... this unlooked-for chance had brought together with a rush. It was a relief, Miss Gostrey hinted, to feel herself no longer groping; she was unaccustomed to grope and as a general thing, he might well have seen, made straight enough for her clue. With the one she had now picked up in her hands there need be at least no waste of wonder. "She's coming to see me—that's for YOU," Strether's counsellor continued; "but I don't require it to ...
— The Ambassadors • Henry James

... health. Whether the observations that have been made of the Americans sooner decaying than Europeans will apply to the inhabitants of New-Brunswick cannot yet be ascertained; as the Province has not been long enough settled; but there is good reason to believe that with temperance and care the human frame will exist as long in vigor in the latter as in Europe.—Another remark as a proof of the former has been made which is that the human mind sooner arrives to maturity in America than in Europe; but ...
— First History of New Brunswick • Peter Fisher

... re-entered our hotel it was almost as warm indoors as out. We thought our landlord might have so far repented as to put on the steam; but he had sternly adhered to his principle that the radiators were enough of themselves; and after luncheon we had nothing for it but to go away from Burgos, and take with us such scraps of impression as we could. We decided that there was no street of gayer shops than those gloomy ones we had chanced into here and there; I do not ...
— Familiar Spanish Travels • W. D. Howells

... comfortable, smiling woman whose one idea was that everyone must either be hungry or in need of feeding up. All of the children in turn she looked at anxiously, saying that she was sure that they had not had enough to eat. As a matter of fact, they had not perhaps eaten as much as they would have done at Chiswick, and they had, of course, worked harder; but they were all very well, and said so. But it made no difference to ...
— The Slowcoach • E. V. Lucas

... how could I be vexed with you, Chris, when you are so good to me? I am horrid enough, goodness knows, but not horrid ...
— The Farringdons • Ellen Thorneycroft Fowler

... Captain Jacob got up. He had been awake for some time, listening to the sound of the rain against his windows and to the howling and shrieking of the wind. And he wondered what was happening down on the river and if the Industry was all right. He knew well enough what was happening along the shore, and that they would be hearing of wrecks for the next two weeks. They didn't have the telegraph then, so that they wouldn't read in a morning paper what had happened ...
— The Sandman: His Sea Stories • William J. Hopkins

... heredity would appear to be very restricted. A father may have been guilty of a hundred abominable crimes, he may have been a murderer, a traitor, a persecutor of the innocent or despoiler of the wretched, without these crimes leaving the slightest trace upon the organism of his children. It is enough that he should have been careful to do nothing ...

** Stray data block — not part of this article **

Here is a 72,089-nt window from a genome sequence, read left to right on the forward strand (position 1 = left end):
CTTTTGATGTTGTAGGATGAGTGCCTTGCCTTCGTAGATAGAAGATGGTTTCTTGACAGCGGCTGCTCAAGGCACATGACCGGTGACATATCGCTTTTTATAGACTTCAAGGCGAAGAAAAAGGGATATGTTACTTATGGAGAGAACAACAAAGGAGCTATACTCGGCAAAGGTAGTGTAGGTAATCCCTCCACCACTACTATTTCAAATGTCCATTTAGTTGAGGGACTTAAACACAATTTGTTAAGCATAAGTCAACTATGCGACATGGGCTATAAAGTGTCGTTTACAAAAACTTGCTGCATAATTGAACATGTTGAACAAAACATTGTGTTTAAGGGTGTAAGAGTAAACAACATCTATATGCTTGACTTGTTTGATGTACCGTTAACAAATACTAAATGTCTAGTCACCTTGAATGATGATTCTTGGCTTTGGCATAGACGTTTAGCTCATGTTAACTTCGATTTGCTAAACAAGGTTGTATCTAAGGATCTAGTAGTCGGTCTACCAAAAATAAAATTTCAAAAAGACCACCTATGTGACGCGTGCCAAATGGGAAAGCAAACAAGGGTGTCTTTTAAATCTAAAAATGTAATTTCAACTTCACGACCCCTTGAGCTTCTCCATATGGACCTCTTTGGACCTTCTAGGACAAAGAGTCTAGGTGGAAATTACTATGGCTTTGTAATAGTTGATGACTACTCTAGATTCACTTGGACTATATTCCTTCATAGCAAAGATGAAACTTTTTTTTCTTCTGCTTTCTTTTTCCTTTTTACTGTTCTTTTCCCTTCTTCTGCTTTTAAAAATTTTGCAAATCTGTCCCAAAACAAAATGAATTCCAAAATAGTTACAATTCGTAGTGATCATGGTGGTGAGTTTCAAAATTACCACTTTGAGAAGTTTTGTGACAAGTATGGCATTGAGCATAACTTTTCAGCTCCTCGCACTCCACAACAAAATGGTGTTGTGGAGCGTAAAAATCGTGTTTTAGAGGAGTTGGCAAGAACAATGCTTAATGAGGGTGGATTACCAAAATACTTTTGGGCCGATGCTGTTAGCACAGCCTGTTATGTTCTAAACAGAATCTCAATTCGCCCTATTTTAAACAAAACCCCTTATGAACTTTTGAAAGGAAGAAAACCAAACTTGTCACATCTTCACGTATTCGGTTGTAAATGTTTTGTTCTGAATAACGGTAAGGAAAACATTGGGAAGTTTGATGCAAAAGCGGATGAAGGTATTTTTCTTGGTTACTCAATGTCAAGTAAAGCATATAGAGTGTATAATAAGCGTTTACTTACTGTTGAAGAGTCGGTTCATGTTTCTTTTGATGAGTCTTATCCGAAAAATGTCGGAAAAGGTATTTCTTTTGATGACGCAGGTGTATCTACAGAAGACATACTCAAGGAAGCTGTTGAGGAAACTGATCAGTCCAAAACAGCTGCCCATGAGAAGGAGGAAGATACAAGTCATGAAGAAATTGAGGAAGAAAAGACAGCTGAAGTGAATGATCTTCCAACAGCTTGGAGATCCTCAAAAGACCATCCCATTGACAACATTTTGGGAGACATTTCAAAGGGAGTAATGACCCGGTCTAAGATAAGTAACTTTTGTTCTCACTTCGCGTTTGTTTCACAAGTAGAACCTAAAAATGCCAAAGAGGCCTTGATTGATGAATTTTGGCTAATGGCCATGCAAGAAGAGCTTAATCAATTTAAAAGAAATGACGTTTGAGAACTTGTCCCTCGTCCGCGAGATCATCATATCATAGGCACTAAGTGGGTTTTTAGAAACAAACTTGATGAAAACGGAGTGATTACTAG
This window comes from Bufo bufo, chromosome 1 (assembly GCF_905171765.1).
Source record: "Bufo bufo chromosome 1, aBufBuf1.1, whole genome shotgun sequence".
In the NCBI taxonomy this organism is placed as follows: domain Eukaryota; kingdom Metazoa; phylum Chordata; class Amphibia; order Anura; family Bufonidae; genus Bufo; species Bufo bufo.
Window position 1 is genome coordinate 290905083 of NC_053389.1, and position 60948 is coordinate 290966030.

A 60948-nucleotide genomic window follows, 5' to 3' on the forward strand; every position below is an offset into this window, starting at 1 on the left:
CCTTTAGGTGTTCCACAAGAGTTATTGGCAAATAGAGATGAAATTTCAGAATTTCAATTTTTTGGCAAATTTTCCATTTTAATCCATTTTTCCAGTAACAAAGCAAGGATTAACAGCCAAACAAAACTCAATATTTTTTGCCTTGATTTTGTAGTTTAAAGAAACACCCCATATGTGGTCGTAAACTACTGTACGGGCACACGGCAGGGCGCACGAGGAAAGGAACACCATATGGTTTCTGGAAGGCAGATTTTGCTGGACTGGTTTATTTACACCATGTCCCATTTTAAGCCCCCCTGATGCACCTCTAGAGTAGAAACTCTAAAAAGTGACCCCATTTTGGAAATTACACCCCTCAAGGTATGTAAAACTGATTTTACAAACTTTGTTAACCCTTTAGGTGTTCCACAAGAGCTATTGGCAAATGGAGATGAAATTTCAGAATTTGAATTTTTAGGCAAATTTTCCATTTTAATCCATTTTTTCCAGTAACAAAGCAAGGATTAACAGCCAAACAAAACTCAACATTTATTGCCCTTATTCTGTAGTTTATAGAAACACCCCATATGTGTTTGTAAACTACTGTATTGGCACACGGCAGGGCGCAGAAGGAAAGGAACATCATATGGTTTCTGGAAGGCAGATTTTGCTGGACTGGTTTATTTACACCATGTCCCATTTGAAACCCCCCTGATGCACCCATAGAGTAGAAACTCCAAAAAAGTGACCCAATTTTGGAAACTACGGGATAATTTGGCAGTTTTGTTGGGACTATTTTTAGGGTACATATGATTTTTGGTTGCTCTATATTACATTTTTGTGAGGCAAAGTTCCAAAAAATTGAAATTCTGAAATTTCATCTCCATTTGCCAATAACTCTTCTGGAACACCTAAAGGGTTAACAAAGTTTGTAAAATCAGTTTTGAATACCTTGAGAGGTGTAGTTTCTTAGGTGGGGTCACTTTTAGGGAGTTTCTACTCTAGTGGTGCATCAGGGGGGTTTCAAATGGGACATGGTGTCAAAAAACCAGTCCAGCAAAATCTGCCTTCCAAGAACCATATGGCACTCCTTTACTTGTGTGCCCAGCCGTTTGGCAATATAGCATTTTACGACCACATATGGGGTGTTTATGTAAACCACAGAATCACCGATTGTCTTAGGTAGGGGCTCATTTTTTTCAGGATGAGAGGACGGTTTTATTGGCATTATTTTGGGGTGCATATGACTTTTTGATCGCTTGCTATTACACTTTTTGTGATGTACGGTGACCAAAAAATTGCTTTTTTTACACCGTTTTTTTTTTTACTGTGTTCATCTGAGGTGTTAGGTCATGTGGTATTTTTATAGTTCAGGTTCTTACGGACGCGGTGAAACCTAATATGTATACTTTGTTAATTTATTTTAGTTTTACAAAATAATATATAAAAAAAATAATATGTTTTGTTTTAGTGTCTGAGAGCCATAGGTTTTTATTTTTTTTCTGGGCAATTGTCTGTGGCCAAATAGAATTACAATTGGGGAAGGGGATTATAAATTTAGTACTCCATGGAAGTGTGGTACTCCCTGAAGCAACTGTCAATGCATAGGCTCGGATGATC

— The Buried Temple • Maurice Maeterlinck

... dressed herself; then she went to her father and mother, and entreated that they would come with her to the old ruin. It was now broad day, so they all three set out together. It was a very hot morning, the dust lay thick upon the road, and there was not air enough to stir the thick leaves of the trees ...
— Junior Classics, V6 • Various

... the prongs of the fork against his plate. "An' yit," he soliloquised, "there is time enough for most of us to do things that we ought to be ...
— Dwellers in the Hills • Melville Davisson Post

... can take unto themselves is that shyness is certainly no sign of stupidity. It is easy enough for bull-headed clowns to sneer at nerves, but the highest natures are not necessarily those containing the greatest amount of moral brass. The horse is not an inferior animal to the cock-sparrow, nor the deer of the forest to the pig. Shyness ...
— Idle Thoughts of an Idle Fellow • Jerome K. Jerome

... it was named in the earlier geographies. Irrigation and progressive energy have made these wastes in many instances literally to "blossom as the rose"; but until that was done these stretches were weary enough. ...
— Trail Tales • James David Gillilan

... sensible enough to quit being a boss bulldog for a man like Eck Flagg." He was sorry after he said it. But there was no word from Flagg—and her insistence, as if she wanted to be rid of him, ...
— Joan of Arc of the North Woods • Holman Day

... much cold water as to moisten it to the proper point, and then proceeding as above. Hot water cannot be employed, neither can kneading, or any considerable degree of compression be used, otherwise the water does not evaporate readily enough; the starch gets too much altered by the heat, ...
— The Commercial Products of the Vegetable Kingdom • P. L. Simmonds

... between the mind and matter.[167] The chasm exists still, but it is somehow bridged by a quasi-miracle. Admitting, therefore, that Reid shows a gap to exist in the theory, his result remains 'negative.' The philosopher will say that it is not enough to assert a principle dogmatically without showing its place in a reasoned system of thought. The psychologist, on the other hand, who takes Reid's own ground, may regard the statement only as a useful challenge to further inquiry. The analysis hitherto given may be insufficient, but ...
— The English Utilitarians, Volume I. • Leslie Stephen